Not so Manic Monday

My babies. Hard to believe they are all sleeping this hard at once. Until next time, Good day, and good dog!


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Reichshund

Reichshund

When Germany unified in 1871 under the Prussians,  the new nation began a period of modernization and industrialization. For lack of a better word, it aped much of what the British did. Britain was the world super power at the time, and it made sense to do many of the things that made it successful.

Agricultural improvement was a subject for which the British had a great understanding, and Germans were deeply involved in their own selective breeding projects in a wide variety of species.  Dogs were no exception. Indeed, the Germans largely adopted the British dog fancy system as a way of improving canine stock.

In Edward Tenner’s remarkable piece called “Constructing the German Shepherd Dog,” the author points out that German dog fancy was largely derived from the British one, and by the 1880s, there were three main factions that were operating in the field of dog breed improvement:  a faction that was working breeding good urban pets, a faction that was interested in experiment with various working breeds to improve them for greater utility, and a faction that was concerned with dogs of the rural gentry, especially Great Danes.

It is in the latter that it most resembled that of the British dog fancy. The dog fancy had come from learned nobility or those very near to reaching peerage, and the main interests were dogs used for hunting or dogs that were used for guarding large estates.  The first dog shows in England were about setters and pointers. They later came to encompass virtually every hunting dog, as well as the noble mastiffs.

This part of the German dog fancy was particularly concerned with Great Danes. Bismarck, the Prussian statesman whose Realpolitik had made unification possible, was a much-esteemed leader of the new nation. He was very much a fan of the large boarhounds, and the dogs that surrounded his court and those of his associates came to be known as Reichshund or “dogs of the Empire.”

In this way, the Germans aped the British. The British heavily promoted the improvement of very large mastiffs in the early days of their fancy, and the German did much the same with their own indigenous mastiff.

One of the great ironies is that English speakers call this breed a “Great Dane.” Buffon called the dog “Le Grand Danois,” and such a misattribution has continued in the English-speaking world almost without challenge.  Some English-language authors called the breed the “German boarhound” or just “boarhound,” which are far better names.

But if one knew of the popularity of Great Danes among the elite in Germany in the early decades of the Empire,  it would be hard to see them as anything other than German.

Indeed, the foundation of breed as we know it today started in Berlin in 1878, just a few years after unification. Various boarhound fanciers–almost all of them nobles who either used them as catch dogs or as estate guardians– got together and began combining their strains.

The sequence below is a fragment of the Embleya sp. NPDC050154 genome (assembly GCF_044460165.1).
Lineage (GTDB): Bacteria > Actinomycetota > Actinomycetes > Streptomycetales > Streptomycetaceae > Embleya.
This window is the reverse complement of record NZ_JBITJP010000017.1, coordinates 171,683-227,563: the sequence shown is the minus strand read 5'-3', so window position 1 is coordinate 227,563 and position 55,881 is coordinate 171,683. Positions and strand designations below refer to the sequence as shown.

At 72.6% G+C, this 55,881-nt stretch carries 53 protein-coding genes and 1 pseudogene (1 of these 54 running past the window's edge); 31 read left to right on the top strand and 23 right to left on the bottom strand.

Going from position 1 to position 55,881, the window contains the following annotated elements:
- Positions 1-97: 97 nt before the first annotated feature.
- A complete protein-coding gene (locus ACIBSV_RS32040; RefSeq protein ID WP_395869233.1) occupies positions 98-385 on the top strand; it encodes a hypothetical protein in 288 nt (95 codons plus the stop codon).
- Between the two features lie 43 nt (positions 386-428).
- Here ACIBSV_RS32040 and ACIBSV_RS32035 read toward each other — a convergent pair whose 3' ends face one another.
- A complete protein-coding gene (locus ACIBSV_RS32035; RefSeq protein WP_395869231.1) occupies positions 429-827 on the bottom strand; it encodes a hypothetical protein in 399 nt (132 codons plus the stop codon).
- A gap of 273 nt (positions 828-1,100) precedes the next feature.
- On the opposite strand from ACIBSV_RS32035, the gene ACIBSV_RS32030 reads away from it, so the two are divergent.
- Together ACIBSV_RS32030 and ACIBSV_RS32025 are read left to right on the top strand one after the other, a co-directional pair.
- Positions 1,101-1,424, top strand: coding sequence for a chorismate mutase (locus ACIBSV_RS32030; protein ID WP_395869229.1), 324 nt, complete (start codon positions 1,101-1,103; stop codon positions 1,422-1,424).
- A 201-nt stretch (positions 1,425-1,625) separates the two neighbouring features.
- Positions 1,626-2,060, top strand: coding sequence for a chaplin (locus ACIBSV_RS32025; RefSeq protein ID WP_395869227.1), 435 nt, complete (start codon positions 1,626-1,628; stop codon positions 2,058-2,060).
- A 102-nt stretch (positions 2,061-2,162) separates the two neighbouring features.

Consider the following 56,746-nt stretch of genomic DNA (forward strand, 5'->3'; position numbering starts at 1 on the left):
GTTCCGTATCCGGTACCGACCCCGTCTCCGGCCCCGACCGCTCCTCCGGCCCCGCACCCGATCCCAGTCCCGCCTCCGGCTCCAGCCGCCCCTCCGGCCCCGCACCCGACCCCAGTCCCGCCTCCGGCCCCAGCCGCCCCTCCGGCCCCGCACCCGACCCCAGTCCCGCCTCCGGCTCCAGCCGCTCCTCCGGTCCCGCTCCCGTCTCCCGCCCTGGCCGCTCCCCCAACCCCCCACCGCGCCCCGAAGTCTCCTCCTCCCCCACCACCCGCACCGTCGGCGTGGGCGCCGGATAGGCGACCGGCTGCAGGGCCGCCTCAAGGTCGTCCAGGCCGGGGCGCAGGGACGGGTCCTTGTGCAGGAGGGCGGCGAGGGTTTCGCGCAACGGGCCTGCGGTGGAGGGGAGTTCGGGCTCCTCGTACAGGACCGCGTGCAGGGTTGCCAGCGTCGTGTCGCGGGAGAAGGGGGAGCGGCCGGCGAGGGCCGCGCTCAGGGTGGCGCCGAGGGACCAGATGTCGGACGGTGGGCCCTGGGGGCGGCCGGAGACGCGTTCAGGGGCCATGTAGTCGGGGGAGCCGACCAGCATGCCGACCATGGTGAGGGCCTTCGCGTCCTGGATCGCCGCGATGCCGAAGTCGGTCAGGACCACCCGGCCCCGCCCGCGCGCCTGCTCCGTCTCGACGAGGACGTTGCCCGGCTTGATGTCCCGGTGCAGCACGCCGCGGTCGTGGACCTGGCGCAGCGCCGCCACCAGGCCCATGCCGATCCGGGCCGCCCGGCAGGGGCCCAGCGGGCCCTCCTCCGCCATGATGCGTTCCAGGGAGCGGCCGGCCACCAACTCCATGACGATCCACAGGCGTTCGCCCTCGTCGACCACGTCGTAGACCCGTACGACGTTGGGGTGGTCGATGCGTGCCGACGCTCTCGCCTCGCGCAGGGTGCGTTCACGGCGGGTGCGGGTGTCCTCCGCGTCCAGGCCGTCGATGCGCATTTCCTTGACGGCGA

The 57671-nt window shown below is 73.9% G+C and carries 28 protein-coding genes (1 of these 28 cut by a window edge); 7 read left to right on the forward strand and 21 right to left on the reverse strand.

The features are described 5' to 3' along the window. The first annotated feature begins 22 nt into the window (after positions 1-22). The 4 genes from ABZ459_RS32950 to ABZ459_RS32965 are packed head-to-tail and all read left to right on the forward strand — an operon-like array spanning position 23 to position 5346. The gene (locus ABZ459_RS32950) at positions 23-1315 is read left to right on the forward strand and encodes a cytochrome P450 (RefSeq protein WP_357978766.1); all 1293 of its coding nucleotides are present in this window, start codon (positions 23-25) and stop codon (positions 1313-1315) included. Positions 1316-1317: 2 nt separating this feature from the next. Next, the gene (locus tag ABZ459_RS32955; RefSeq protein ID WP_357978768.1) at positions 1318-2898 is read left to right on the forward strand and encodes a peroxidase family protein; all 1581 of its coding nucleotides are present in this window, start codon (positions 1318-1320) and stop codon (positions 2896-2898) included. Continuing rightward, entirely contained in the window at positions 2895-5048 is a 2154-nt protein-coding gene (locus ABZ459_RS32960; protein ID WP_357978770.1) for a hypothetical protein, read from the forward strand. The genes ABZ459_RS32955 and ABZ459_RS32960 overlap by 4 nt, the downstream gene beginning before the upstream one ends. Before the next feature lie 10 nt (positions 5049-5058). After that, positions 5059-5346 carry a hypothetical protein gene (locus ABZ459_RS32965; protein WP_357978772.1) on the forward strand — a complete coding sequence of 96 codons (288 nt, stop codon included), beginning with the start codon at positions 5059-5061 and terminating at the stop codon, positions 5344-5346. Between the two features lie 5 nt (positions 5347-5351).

The breed had a terrible reputation in England. Rawdon Lee saw the breed as a menace and recounts a story in which a Great Dane nearly killed a Newfoundland dog.  He also lamented that dogs exhibited at the Crystal Palace shows spent most of their time growling and snarling at other dogs and exhibitors.

This breed did have a reputation very much like we see about pit bulls today, and they are three times the size of a pit bull.

When the Germans began the pioneering of the modern concept of a police dog, the Great Dane was the breed that was used.  In the late 1890s, Franz Laufer became a the police commission in Schwelm in Westphalia, where he became instrumental in developing a modern police force.

One thing that Laufer thought was necessary was to have dogs that worked for the police. Initially, he thought the dogs’ main utility would be in protecting the police from hostile subjects, and the breed he chose to work as a police dog was the Great Dane. Indeed, the first modern police dog was a Great Dane named Caesar, who was enlisted for service in 1897.

Great Danes were the first police dogs, but of course the breed isn’t that well-suited the task. They lack the biddablity of the shepherd dogs, and in the late nineteenth and early twentieth centuries, this breed had much of a fighting spark than could ever be made safe for the public. They are also very large and aren’t as easy to transport. They also take years and years before they mature mentally.

The Great Dane, the boarhound, the Deustche Dogge, or German mastiff was really the first attempt by the German Empire to create a unified national breed. But they were mostly the dogs of the elite, because of the limitation in turning them into truly versatile working dogs, they were eventually replaced by the German shepherd, a dog from more rustic and working class roots.

The reputation of this breed has changed quite a bit. Americans grew up on The Ugly Dachshund, Scooby Doo, and Marmaduke formulation of the breed. One cannot do a search for the Great Dane and not see the words “gentle giant” mentioned in the majority of your results.